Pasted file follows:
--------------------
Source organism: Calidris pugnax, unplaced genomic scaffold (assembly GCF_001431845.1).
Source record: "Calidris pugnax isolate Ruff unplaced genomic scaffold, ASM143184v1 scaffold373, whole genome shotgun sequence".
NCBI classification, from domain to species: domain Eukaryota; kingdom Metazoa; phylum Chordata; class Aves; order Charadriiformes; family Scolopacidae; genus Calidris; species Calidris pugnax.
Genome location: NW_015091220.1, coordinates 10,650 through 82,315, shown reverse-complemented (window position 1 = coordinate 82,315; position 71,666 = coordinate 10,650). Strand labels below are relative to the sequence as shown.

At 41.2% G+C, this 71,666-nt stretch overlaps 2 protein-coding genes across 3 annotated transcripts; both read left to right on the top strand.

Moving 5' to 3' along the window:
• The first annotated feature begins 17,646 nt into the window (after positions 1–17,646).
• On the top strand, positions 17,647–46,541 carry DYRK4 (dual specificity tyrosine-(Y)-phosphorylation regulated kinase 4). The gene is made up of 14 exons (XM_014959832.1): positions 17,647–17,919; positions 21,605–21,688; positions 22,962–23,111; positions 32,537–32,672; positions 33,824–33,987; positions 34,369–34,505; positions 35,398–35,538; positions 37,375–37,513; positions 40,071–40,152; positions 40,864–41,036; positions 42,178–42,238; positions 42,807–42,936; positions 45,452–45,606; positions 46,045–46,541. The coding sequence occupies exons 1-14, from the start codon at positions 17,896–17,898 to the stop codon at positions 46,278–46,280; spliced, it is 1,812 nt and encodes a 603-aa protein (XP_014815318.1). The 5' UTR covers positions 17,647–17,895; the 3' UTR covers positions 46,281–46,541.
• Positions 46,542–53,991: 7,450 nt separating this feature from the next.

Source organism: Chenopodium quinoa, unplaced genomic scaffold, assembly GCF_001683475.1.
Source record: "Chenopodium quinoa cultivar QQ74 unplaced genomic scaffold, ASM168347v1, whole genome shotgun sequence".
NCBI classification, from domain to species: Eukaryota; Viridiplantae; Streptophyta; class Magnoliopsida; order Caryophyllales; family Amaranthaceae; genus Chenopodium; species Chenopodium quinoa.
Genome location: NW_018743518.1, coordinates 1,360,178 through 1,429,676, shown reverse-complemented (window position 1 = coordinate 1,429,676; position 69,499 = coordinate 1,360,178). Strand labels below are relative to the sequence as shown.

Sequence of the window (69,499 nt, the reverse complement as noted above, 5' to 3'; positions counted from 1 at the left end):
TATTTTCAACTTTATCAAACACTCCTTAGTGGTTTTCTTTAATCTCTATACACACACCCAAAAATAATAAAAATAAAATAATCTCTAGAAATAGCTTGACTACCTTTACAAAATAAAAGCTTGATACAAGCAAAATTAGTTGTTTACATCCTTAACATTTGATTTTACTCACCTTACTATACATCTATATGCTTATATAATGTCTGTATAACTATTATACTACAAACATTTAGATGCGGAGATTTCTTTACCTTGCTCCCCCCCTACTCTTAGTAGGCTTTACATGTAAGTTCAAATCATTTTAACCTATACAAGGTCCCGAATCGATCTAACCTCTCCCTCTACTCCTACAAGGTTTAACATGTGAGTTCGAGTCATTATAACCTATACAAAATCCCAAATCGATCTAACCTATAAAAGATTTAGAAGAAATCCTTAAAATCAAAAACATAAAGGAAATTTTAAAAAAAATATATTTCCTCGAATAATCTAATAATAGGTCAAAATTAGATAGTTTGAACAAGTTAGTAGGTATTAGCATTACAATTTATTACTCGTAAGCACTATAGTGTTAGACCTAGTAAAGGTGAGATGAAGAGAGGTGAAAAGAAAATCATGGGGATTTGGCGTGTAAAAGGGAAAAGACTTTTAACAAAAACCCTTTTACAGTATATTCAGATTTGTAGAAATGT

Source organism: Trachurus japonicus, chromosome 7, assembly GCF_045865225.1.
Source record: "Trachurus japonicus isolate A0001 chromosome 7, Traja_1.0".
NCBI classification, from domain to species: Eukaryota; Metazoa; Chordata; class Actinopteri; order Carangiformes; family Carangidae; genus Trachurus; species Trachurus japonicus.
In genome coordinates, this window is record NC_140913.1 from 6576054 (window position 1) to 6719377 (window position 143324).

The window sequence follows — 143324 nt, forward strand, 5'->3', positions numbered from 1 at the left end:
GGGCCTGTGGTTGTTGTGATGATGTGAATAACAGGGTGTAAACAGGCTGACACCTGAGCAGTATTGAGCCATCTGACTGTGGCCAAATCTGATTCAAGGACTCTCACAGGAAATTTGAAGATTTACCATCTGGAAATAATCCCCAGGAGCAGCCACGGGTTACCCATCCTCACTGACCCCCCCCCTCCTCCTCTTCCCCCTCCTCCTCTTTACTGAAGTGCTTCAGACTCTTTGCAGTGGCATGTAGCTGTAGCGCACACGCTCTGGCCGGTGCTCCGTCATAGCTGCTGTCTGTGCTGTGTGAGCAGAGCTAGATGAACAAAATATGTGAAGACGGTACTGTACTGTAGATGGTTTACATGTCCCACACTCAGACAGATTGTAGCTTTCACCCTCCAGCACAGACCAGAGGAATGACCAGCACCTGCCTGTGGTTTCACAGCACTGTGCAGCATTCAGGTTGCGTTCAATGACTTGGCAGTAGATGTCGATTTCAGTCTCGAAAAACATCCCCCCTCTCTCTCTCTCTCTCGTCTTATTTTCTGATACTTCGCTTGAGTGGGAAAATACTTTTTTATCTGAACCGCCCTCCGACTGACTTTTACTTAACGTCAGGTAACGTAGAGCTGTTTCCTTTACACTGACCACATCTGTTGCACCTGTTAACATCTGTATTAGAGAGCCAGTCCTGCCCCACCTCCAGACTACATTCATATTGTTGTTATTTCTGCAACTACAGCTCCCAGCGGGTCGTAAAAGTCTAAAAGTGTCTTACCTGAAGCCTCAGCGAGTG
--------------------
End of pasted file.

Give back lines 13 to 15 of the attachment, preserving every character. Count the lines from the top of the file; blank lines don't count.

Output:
Genome location: NW_018743518.1, coordinates 1,360,178 through 1,429,676, shown reverse-complemented (window position 1 = coordinate 1,429,676; position 69,499 = coordinate 1,360,178). Strand labels below are relative to the sequence as shown.

Sequence of the window (69,499 nt, the reverse complement as noted above, 5' to 3'; positions counted from 1 at the left end):
TATTTTCAACTTTATCAAACACTCCTTAGTGGTTTTCTTTAATCTCTATACACACACCCAAAAATAATAAAAATAAAATAATCTCTAGAAATAGCTTGACTACCTTTACAAAATAAAAGCTTGATACAAGCAAAATTAGTTGTTTACATCCTTAACATTTGATTTTACTCACCTTACTATACATCTATATGCTTATATAATGTCTGTATAACTATTATACTACAAACATTTAGATGCGGAGATTTCTTTACCTTGCTCCCCCCCTACTCTTAGTAGGCTTTACATGTAAGTTCAAATCATTTTAACCTATACAAGGTCCCGAATCGATCTAACCTCTCCCTCTACTCCTACAAGGTTTAACATGTGAGTTCGAGTCATTATAACCTATACAAAATCCCAAATCGATCTAACCTATAAAAGATTTAGAAGAAATCCTTAAAATCAAAAACATAAAGGAAATTTTAAAAAAAATATATTTCCTCGAATAATCTAATAATAGGTCAAAATTAGATAGTTTGAACAAGTTAGTAGGTATTAGCATTACAATTTATTACTCGTAAGCACTATAGTGTTAGACCTAGTAAAGGTGAGATGAAGAGAGGTGAAAAGAAAATCATGGGGATTTGGCGTGTAAAAGGGAAAAGACTTTTAACAAAAACCCTTTTACAGTATATTCAGATTTGTAGAAATGT